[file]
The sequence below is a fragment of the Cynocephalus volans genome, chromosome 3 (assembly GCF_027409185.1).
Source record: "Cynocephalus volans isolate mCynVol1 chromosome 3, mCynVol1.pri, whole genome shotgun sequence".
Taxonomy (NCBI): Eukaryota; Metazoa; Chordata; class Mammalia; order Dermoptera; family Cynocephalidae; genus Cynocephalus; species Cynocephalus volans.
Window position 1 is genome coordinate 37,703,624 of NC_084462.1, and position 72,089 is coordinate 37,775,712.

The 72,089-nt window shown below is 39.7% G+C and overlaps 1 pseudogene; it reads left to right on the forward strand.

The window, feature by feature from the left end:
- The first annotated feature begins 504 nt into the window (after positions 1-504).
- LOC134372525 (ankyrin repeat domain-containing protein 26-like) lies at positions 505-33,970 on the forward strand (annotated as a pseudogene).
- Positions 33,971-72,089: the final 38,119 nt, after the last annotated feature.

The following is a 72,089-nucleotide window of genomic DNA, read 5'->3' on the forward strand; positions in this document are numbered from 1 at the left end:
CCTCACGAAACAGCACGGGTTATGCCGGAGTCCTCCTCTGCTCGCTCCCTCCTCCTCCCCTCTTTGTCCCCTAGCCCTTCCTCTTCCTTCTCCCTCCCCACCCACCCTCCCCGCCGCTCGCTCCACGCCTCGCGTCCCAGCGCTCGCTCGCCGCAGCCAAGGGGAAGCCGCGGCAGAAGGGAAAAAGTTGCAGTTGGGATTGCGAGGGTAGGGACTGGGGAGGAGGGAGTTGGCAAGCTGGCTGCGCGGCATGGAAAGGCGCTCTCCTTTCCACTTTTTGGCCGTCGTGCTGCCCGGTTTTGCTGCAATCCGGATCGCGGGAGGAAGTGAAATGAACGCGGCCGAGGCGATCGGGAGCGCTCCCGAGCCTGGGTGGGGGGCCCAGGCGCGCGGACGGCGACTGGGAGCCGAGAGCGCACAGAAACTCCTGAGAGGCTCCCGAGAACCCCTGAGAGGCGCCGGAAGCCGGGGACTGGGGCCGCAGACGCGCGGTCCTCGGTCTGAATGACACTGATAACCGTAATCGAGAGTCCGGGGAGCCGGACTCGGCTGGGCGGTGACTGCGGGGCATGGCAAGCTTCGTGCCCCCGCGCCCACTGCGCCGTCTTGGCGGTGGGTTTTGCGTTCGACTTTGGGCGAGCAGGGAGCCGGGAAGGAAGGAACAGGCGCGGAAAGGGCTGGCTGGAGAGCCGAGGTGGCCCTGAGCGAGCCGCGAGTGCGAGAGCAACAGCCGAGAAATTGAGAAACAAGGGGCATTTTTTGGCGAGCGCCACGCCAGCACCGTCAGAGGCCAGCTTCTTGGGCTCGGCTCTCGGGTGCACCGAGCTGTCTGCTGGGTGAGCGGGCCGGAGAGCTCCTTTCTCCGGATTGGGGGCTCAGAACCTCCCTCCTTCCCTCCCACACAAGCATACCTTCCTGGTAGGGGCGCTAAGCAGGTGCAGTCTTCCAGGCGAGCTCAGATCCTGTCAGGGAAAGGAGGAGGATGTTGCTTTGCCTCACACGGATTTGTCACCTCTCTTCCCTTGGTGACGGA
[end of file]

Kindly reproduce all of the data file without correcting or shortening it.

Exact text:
The sequence below is a fragment of the Cynocephalus volans genome, chromosome 3 (assembly GCF_027409185.1).
Source record: "Cynocephalus volans isolate mCynVol1 chromosome 3, mCynVol1.pri, whole genome shotgun sequence".
Taxonomy (NCBI): Eukaryota; Metazoa; Chordata; class Mammalia; order Dermoptera; family Cynocephalidae; genus Cynocephalus; species Cynocephalus volans.
Window position 1 is genome coordinate 37,703,624 of NC_084462.1, and position 72,089 is coordinate 37,775,712.

The 72,089-nt window shown below is 39.7% G+C and overlaps 1 pseudogene; it reads left to right on the forward strand.

The window, feature by feature from the left end:
- The first annotated feature begins 504 nt into the window (after positions 1-504).
- LOC134372525 (ankyrin repeat domain-containing protein 26-like) lies at positions 505-33,970 on the forward strand (annotated as a pseudogene).
- Positions 33,971-72,089: the final 38,119 nt, after the last annotated feature.

The following is a 72,089-nucleotide window of genomic DNA, read 5'->3' on the forward strand; positions in this document are numbered from 1 at the left end:
CCTCACGAAACAGCACGGGTTATGCCGGAGTCCTCCTCTGCTCGCTCCCTCCTCCTCCCCTCTTTGTCCCCTAGCCCTTCCTCTTCCTTCTCCCTCCCCACCCACCCTCCCCGCCGCTCGCTCCACGCCTCGCGTCCCAGCGCTCGCTCGCCGCAGCCAAGGGGAAGCCGCGGCAGAAGGGAAAAAGTTGCAGTTGGGATTGCGAGGGTAGGGACTGGGGAGGAGGGAGTTGGCAAGCTGGCTGCGCGGCATGGAAAGGCGCTCTCCTTTCCACTTTTTGGCCGTCGTGCTGCCCGGTTTTGCTGCAATCCGGATCGCGGGAGGAAGTGAAATGAACGCGGCCGAGGCGATCGGGAGCGCTCCCGAGCCTGGGTGGGGGGCCCAGGCGCGCGGACGGCGACTGGGAGCCGAGAGCGCACAGAAACTCCTGAGAGGCTCCCGAGAACCCCTGAGAGGCGCCGGAAGCCGGGGACTGGGGCCGCAGACGCGCGGTCCTCGGTCTGAATGACACTGATAACCGTAATCGAGAGTCCGGGGAGCCGGACTCGGCTGGGCGGTGACTGCGGGGCATGGCAAGCTTCGTGCCCCCGCGCCCACTGCGCCGTCTTGGCGGTGGGTTTTGCGTTCGACTTTGGGCGAGCAGGGAGCCGGGAAGGAAGGAACAGGCGCGGAAAGGGCTGGCTGGAGAGCCGAGGTGGCCCTGAGCGAGCCGCGAGTGCGAGAGCAACAGCCGAGAAATTGAGAAACAAGGGGCATTTTTTGGCGAGCGCCACGCCAGCACCGTCAGAGGCCAGCTTCTTGGGCTCGGCTCTCGGGTGCACCGAGCTGTCTGCTGGGTGAGCGGGCCGGAGAGCTCCTTTCTCCGGATTGGGGGCTCAGAACCTCCCTCCTTCCCTCCCACACAAGCATACCTTCCTGGTAGGGGCGCTAAGCAGGTGCAGTCTTCCAGGCGAGCTCAGATCCTGTCAGGGAAAGGAGGAGGATGTTGCTTTGCCTCACACGGATTTGTCACCTCTCTTCCCTTGGTGACGGA